Bank governance datapoint of the day
David Reilly reckons we should have bankers overseeing banks:
Only about 15 percent of directors have banking experience at the 10 largest U.S. commercial banks by assets, according to my own analysis. Include directors with investing, accounting, insurance or real estate backgrounds and the rate creeps up to only 33 percent…
Bank directors also include academics, politicians, retired military officers and heads of nonprofit groups such as the Pennsylvania Horticultural Society. There are more of these folks than non-executive directors with banking experience at the banks I examined.
This is startling, and I’d be inclined to agree with him — if he did a bit more empirical work. Looking at the percentage of directors with banking experience is just step one; the second step is to see if there’s any correlation between the number of directors with banking experience, on the one hand, and the performance of the bank, on the other. Reilly writes:
To understand what might sink a bank, directors needed a grasp of instruments like collateralized debt obligations and off- balance-sheet entities like conduits or structured investment vehicles…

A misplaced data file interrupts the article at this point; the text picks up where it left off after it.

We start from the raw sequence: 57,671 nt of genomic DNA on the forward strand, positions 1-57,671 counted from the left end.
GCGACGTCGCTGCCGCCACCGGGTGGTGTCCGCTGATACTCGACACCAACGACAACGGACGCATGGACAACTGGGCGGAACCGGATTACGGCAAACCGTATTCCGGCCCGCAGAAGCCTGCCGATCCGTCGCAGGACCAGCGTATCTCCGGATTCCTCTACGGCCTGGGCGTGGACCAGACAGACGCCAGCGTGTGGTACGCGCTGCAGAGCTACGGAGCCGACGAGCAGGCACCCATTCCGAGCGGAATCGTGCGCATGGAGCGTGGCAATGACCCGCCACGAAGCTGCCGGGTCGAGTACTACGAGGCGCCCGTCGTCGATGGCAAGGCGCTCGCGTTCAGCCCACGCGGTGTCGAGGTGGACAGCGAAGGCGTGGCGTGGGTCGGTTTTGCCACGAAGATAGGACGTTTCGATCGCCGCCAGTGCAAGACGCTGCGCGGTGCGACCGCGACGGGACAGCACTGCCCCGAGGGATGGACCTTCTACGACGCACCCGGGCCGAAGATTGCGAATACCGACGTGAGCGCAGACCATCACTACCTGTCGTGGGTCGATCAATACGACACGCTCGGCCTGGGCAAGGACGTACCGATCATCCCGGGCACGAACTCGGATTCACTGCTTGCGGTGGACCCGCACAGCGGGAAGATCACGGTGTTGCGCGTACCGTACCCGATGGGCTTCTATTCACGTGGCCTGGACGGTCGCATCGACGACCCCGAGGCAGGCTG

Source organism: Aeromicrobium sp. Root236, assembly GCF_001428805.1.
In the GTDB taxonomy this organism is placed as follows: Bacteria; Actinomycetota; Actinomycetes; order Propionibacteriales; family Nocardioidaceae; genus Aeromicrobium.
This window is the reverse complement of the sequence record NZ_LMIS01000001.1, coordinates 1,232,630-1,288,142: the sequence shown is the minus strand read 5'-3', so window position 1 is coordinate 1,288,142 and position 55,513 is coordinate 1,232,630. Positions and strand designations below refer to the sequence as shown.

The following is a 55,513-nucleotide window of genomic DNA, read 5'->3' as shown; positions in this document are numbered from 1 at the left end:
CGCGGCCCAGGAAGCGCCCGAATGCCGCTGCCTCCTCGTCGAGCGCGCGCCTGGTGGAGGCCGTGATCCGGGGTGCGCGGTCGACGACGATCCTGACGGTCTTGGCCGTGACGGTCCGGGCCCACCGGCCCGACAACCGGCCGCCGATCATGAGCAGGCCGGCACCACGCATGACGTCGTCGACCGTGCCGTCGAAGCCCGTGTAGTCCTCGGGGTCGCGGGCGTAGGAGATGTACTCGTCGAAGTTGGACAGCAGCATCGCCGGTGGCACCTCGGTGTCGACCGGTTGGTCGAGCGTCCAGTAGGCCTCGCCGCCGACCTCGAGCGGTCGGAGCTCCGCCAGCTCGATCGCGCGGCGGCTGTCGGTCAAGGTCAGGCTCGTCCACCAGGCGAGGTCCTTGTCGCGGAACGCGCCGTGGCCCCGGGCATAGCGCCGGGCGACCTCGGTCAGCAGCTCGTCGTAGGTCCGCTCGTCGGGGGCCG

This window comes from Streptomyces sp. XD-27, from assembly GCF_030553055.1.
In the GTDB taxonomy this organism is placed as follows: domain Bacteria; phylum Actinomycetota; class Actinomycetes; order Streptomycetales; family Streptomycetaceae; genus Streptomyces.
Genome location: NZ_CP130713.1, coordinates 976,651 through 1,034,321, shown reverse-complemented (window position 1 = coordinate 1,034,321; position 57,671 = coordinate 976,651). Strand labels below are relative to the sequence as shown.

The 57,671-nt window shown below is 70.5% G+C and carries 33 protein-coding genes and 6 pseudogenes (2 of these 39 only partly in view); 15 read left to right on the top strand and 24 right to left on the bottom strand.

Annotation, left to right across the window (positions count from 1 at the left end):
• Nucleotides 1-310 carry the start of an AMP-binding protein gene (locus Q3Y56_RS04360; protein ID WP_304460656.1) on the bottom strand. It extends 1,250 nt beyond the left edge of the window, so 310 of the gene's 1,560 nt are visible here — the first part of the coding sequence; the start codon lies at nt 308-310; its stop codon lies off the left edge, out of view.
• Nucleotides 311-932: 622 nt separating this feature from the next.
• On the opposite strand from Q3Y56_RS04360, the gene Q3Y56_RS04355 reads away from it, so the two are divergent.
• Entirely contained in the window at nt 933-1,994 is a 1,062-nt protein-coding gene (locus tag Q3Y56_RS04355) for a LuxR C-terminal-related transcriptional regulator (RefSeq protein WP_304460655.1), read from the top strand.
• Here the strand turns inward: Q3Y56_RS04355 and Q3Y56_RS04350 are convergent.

Boards with more investing, finance and accounting experience may be better positioned to deal with today’s quickly evolving financial industry.
Or, they may not: bankers have proven themselves, over the past couple of years, to be just as oblivious as everybody else when it comes to complex products and systemic risks.
So let’s do a bit of homework here, and see whether banks with boards with lots of financial experience are less likely to lose money, or less likely to blow up, than banks with few such board members. Then we can start pushing them to make changes, starting with the chairman of BofA.